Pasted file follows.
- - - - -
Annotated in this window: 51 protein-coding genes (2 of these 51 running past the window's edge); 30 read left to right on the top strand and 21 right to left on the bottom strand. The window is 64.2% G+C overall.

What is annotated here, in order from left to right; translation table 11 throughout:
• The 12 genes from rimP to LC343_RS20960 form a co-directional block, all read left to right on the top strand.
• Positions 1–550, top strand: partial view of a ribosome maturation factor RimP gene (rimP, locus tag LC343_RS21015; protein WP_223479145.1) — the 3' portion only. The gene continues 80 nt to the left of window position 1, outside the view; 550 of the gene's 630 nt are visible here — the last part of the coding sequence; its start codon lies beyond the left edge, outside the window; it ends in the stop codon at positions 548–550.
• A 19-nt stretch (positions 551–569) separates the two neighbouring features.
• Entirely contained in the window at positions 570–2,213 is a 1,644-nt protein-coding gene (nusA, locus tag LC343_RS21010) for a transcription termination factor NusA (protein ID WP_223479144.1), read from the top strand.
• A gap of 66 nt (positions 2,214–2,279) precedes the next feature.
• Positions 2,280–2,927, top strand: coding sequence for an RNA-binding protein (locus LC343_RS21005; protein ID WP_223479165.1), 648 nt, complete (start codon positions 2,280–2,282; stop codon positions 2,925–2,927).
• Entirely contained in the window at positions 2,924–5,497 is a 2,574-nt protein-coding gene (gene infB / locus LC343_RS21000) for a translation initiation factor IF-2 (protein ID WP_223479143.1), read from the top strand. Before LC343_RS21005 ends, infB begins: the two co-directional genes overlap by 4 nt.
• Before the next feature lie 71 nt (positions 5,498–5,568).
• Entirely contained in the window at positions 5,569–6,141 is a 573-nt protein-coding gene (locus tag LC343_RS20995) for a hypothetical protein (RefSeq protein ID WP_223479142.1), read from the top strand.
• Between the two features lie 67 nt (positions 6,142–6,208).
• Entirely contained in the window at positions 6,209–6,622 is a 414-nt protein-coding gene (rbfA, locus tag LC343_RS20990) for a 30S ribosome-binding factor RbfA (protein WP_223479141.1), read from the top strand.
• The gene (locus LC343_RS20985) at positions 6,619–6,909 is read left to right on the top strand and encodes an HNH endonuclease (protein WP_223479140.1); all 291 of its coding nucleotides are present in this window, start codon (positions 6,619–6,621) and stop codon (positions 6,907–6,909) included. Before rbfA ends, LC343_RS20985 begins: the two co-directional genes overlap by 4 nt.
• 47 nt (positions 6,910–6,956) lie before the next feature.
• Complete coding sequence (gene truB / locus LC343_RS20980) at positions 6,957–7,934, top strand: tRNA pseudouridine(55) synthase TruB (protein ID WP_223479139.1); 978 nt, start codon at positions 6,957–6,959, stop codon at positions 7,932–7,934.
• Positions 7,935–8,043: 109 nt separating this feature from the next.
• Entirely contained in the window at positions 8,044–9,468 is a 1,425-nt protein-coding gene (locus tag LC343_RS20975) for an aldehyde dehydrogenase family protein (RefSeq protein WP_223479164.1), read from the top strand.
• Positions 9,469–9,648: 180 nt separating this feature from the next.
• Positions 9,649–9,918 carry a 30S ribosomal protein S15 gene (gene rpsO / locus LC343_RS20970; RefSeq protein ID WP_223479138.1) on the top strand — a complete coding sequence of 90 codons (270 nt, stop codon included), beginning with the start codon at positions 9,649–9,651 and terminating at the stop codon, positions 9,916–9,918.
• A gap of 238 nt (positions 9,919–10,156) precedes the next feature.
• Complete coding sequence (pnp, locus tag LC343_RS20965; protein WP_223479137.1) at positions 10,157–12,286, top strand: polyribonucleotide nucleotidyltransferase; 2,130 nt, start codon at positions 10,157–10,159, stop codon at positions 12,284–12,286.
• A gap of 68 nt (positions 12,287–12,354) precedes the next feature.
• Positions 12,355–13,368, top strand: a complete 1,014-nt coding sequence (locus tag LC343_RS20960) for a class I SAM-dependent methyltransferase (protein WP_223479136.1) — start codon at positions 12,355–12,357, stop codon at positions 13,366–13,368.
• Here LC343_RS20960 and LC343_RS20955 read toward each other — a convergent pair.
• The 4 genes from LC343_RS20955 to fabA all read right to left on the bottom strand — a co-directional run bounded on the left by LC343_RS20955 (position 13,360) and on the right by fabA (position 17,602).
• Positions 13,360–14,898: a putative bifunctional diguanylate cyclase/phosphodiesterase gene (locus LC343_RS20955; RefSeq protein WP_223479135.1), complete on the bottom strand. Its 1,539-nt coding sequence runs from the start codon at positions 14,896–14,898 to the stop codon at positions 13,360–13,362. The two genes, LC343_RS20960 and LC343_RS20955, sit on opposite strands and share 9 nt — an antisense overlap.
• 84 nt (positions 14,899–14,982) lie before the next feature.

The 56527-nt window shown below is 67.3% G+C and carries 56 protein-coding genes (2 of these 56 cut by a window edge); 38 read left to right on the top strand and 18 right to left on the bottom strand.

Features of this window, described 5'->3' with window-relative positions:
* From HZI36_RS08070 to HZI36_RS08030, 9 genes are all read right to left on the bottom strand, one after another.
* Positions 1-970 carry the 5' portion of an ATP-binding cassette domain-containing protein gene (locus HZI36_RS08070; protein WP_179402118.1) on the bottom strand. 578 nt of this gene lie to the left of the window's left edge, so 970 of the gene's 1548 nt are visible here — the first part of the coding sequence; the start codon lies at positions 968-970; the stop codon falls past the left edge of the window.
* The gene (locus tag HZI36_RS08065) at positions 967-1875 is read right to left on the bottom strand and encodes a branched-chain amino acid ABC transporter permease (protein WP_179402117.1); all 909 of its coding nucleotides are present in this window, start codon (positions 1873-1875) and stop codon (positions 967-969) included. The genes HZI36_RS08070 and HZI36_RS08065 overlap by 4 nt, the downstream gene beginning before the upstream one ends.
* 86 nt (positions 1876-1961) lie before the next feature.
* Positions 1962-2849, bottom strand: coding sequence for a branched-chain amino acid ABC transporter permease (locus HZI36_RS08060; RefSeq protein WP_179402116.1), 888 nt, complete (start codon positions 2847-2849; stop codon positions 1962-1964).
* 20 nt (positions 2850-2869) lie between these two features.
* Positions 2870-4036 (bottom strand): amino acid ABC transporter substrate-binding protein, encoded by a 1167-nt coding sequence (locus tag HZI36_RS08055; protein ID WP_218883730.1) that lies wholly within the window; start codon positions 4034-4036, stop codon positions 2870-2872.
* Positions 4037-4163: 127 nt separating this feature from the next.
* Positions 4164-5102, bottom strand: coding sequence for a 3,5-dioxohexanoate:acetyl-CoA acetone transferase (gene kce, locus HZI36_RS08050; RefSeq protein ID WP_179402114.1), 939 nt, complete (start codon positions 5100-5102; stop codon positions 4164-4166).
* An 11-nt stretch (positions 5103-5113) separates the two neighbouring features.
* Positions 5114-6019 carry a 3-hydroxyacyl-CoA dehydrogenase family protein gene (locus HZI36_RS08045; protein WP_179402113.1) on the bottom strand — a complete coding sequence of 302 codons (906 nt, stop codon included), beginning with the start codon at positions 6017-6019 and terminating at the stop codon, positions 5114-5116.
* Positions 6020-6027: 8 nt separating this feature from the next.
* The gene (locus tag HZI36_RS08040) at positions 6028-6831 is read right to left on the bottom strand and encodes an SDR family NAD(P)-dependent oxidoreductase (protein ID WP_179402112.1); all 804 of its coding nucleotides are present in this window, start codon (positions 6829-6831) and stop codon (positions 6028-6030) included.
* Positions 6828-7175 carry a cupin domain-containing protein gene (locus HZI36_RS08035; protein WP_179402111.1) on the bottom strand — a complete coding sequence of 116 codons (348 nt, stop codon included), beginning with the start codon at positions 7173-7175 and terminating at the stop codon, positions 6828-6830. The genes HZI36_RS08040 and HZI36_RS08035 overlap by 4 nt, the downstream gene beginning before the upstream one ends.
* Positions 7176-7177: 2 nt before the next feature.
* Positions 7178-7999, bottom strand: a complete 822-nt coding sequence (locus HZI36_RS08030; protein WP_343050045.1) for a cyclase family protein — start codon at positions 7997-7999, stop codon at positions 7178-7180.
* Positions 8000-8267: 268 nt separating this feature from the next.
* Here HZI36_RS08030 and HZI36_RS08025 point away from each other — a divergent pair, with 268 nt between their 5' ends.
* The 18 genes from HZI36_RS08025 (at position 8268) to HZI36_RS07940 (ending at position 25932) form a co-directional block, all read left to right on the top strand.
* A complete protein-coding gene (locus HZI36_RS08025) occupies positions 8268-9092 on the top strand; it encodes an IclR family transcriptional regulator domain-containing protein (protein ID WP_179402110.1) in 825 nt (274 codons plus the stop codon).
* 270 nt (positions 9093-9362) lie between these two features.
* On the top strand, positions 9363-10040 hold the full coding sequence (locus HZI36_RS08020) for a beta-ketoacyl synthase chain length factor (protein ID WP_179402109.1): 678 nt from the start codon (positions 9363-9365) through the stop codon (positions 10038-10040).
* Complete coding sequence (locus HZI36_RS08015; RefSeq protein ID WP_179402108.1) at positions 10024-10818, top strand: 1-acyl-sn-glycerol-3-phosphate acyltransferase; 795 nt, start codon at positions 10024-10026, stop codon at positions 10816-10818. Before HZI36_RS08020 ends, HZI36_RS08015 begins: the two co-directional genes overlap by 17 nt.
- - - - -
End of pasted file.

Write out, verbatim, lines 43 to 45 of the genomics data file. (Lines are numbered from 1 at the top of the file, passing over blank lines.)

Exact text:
* The gene (locus tag HZI36_RS08040) at positions 6028-6831 is read right to left on the bottom strand and encodes an SDR family NAD(P)-dependent oxidoreductase (protein ID WP_179402112.1); all 804 of its coding nucleotides are present in this window, start codon (positions 6829-6831) and stop codon (positions 6028-6030) included.
* Positions 6828-7175 carry a cupin domain-containing protein gene (locus HZI36_RS08035; protein WP_179402111.1) on the bottom strand — a complete coding sequence of 116 codons (348 nt, stop codon included), beginning with the start codon at positions 7173-7175 and terminating at the stop codon, positions 6828-6830. The genes HZI36_RS08040 and HZI36_RS08035 overlap by 4 nt, the downstream gene beginning before the upstream one ends.
* Positions 7176-7177: 2 nt before the next feature.